I have this vivid memory from the early days of 2020 that won't subside.
It was January 6, before CES officially began, and I was at the Cosmopolitan hotel looking at Fossil's new smartwatch offerings. The demo was finished and I was standing on this expansive balcony overlooking the city, a fake Eiffel Tower looming to my right. I was claiming a minute just for me, while inside my coworkers were chatting away contently. It was one of those really nice moments that you have to intercede on your own behalf to remember, to crystallize it so that, whatever happens in the future, you can draw upon it for reinforcement.
I've been drawing on it a lot lately, as the world seemingly crumbles around me. I'm safe and healthy and in no immediate danger, and for that I'm incredibly thankful. And I'm also angry. The slow burn of this year, the shelter-in-place of it all, spilled out into the streets in recent days, first as a trickle and then, over the past couple nights, as a deluge.
Now there's another image I can't get out of my head. It's of an NYPD cruiser careening into a group of protestors as they attempt to set up a blockade. People fly in every direction, and most hit the ground hard. In the context of the last few days, it's a small act of aggression, but it's one in an accumulation and escalation of violence that needs to be quickly condemned and then examined for its sheer malevolence. Police have the power, and they are abusing it.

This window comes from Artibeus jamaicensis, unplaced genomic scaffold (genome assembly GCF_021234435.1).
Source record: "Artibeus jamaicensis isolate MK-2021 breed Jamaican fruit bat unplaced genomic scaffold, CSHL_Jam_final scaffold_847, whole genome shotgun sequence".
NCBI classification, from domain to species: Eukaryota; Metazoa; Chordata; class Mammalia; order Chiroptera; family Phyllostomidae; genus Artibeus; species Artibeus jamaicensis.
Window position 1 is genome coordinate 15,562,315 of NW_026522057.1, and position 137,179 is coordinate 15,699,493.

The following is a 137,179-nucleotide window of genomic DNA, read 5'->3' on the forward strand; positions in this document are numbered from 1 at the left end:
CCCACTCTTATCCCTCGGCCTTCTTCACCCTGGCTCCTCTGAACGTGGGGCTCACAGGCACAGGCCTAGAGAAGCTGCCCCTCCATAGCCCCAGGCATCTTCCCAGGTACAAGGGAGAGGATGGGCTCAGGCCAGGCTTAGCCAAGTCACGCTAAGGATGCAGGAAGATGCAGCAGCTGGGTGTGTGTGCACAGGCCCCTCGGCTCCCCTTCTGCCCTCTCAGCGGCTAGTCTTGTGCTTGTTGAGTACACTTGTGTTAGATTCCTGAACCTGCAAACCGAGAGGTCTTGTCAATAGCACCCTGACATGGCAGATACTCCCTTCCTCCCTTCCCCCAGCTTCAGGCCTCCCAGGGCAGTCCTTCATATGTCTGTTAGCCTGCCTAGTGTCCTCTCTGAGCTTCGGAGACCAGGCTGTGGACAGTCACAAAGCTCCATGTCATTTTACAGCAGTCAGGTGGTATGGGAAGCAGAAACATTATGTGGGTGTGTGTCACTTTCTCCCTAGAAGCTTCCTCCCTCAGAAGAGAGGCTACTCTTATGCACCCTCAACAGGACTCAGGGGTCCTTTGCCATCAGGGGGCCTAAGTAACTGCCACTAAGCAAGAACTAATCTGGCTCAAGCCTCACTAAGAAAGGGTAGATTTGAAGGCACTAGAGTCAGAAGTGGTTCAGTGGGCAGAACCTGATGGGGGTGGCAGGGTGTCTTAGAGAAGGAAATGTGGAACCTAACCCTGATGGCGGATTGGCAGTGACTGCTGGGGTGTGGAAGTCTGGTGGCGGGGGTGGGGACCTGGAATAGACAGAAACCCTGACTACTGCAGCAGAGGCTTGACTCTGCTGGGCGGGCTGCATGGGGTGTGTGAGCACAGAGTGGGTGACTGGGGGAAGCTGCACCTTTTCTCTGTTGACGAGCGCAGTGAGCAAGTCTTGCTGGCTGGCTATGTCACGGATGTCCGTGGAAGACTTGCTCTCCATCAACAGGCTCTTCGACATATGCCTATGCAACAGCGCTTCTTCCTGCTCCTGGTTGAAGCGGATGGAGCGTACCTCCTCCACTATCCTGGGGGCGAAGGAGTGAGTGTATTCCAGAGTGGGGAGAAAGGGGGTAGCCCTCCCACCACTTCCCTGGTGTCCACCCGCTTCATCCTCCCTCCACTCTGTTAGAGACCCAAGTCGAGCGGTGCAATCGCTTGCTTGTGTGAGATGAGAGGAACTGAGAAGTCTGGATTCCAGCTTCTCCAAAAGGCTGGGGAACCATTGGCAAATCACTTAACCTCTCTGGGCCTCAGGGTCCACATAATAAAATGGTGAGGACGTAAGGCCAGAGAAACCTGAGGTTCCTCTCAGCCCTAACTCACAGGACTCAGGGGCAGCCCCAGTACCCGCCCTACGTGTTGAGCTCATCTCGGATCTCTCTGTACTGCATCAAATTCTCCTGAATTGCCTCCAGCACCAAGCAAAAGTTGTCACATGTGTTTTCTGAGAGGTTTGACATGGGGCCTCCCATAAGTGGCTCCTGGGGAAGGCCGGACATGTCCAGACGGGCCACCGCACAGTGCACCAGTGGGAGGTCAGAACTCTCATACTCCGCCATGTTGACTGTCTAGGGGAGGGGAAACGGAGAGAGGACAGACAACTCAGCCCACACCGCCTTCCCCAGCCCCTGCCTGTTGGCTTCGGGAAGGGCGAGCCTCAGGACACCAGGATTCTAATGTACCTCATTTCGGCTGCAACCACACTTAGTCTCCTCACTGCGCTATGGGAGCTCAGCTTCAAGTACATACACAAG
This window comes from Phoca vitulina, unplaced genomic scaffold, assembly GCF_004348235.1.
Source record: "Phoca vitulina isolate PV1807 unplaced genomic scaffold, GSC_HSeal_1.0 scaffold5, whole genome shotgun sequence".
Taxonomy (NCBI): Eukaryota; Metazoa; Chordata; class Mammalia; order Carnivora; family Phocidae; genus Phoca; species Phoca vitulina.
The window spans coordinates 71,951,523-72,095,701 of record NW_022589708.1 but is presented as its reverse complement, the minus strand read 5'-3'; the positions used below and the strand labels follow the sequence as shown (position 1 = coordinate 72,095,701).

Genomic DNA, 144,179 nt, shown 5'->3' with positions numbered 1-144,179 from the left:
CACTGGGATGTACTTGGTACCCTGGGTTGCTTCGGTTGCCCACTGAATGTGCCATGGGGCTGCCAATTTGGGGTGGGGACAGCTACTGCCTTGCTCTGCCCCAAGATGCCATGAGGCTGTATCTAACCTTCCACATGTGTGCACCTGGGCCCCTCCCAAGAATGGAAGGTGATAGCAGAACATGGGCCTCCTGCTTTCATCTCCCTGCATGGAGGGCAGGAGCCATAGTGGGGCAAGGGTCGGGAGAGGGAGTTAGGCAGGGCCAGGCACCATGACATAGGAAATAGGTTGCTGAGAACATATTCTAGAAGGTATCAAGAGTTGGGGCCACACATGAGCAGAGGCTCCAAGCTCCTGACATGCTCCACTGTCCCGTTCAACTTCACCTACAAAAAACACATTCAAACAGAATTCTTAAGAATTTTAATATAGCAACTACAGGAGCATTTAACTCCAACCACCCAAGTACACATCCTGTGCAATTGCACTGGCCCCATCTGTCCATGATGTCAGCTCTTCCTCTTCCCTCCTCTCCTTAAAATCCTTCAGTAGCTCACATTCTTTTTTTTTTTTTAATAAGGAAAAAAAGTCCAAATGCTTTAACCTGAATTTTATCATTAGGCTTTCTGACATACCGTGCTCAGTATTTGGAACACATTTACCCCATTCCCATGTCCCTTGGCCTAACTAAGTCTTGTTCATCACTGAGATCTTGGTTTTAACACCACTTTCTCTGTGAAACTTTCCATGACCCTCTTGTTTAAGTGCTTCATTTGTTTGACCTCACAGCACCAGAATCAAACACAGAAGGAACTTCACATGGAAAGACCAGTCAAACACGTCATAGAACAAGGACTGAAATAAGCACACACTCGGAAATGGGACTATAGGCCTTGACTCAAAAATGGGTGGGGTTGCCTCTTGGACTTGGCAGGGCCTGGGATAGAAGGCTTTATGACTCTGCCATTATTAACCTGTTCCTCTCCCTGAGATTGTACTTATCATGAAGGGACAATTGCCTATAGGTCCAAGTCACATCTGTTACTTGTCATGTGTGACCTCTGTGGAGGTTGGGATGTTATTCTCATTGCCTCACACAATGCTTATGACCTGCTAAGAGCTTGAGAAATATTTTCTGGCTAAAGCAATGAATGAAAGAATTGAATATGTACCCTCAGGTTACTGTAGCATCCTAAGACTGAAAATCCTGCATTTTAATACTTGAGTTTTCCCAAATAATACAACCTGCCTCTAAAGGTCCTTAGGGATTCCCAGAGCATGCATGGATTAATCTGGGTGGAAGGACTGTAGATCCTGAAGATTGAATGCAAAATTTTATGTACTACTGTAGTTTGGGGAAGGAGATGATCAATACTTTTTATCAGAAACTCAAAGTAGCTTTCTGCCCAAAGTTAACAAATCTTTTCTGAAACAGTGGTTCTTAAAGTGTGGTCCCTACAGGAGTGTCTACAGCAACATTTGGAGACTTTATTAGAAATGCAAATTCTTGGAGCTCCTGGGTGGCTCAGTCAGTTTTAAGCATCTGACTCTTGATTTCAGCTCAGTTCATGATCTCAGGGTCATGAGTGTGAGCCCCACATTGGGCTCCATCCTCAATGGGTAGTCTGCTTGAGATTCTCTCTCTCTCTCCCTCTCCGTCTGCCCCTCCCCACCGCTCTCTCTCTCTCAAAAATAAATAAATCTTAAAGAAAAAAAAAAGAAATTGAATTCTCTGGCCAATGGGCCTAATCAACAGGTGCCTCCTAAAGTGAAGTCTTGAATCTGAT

Black people in the U.S. deserve to feel safe wherever they go. They deserve to feel free in places they live and in places they don't. They deserve to be given the benefit of the doubt, just as white people often are, when it comes to public discourse and action taken. They deserve not to be killed by police.
The protests taking place around the U.S. are a response to the inaction black people feel by governments at every level. The rioting and looting a processing of those pent-up feelings. If you're not a black person in the U.S., your job is to listen and try to understand, not judge people for acting as a force for change. If you feel that George Floyd, and so many other innocent black citizens over the past few years, didn't deserve to die, your job is to be an agent for change in your own way, by donating to good causes — in the short-term, bail funds and longer-term, the campaigns of those running in elections at every level looking to subject the current policing system to severe scrutiny.
This shouldn't be a partisan issue. The abuse of power at any government level shouldn't be tolerable, and what's happened — and captured on video again and again and again — over the past few nights is sickening. It's horrifying. And it has to stop.
Black lives matter.
- Donate to the Minnesota Black Visions Collective
- Donate to your closest bail fund through the National Bail Funds Network